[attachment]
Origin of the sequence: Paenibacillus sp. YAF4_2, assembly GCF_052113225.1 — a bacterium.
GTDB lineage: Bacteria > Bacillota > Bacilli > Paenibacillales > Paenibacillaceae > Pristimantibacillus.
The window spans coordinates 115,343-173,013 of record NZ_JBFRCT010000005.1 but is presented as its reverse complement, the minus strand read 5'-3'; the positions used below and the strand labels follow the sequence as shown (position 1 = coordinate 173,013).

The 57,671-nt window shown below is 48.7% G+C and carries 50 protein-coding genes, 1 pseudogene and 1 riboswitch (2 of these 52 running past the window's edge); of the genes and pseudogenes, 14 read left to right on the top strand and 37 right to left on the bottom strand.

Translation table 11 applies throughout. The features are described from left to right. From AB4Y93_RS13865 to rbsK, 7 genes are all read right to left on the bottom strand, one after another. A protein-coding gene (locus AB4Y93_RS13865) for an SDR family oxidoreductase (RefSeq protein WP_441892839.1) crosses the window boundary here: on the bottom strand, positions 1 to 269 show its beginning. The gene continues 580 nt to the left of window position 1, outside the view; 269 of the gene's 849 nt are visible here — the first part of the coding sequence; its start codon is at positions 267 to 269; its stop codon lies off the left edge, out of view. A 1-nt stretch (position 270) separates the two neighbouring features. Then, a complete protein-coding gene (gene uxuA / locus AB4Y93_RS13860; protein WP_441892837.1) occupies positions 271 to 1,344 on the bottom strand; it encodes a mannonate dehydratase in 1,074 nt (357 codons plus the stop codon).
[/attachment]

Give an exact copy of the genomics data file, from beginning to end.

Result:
Origin of the sequence: Paenibacillus sp. YAF4_2, assembly GCF_052113225.1 — a bacterium.
GTDB lineage: Bacteria > Bacillota > Bacilli > Paenibacillales > Paenibacillaceae > Pristimantibacillus.
The window spans coordinates 115,343-173,013 of record NZ_JBFRCT010000005.1 but is presented as its reverse complement, the minus strand read 5'-3'; the positions used below and the strand labels follow the sequence as shown (position 1 = coordinate 173,013).

The 57,671-nt window shown below is 48.7% G+C and carries 50 protein-coding genes, 1 pseudogene and 1 riboswitch (2 of these 52 running past the window's edge); of the genes and pseudogenes, 14 read left to right on the top strand and 37 right to left on the bottom strand.

Translation table 11 applies throughout. The features are described from left to right. From AB4Y93_RS13865 to rbsK, 7 genes are all read right to left on the bottom strand, one after another. A protein-coding gene (locus AB4Y93_RS13865) for an SDR family oxidoreductase (RefSeq protein WP_441892839.1) crosses the window boundary here: on the bottom strand, positions 1 to 269 show its beginning. The gene continues 580 nt to the left of window position 1, outside the view; 269 of the gene's 849 nt are visible here — the first part of the coding sequence; its start codon is at positions 267 to 269; its stop codon lies off the left edge, out of view. A 1-nt stretch (position 270) separates the two neighbouring features. Then, a complete protein-coding gene (gene uxuA / locus AB4Y93_RS13860; protein WP_441892837.1) occupies positions 271 to 1,344 on the bottom strand; it encodes a mannonate dehydratase in 1,074 nt (357 codons plus the stop codon).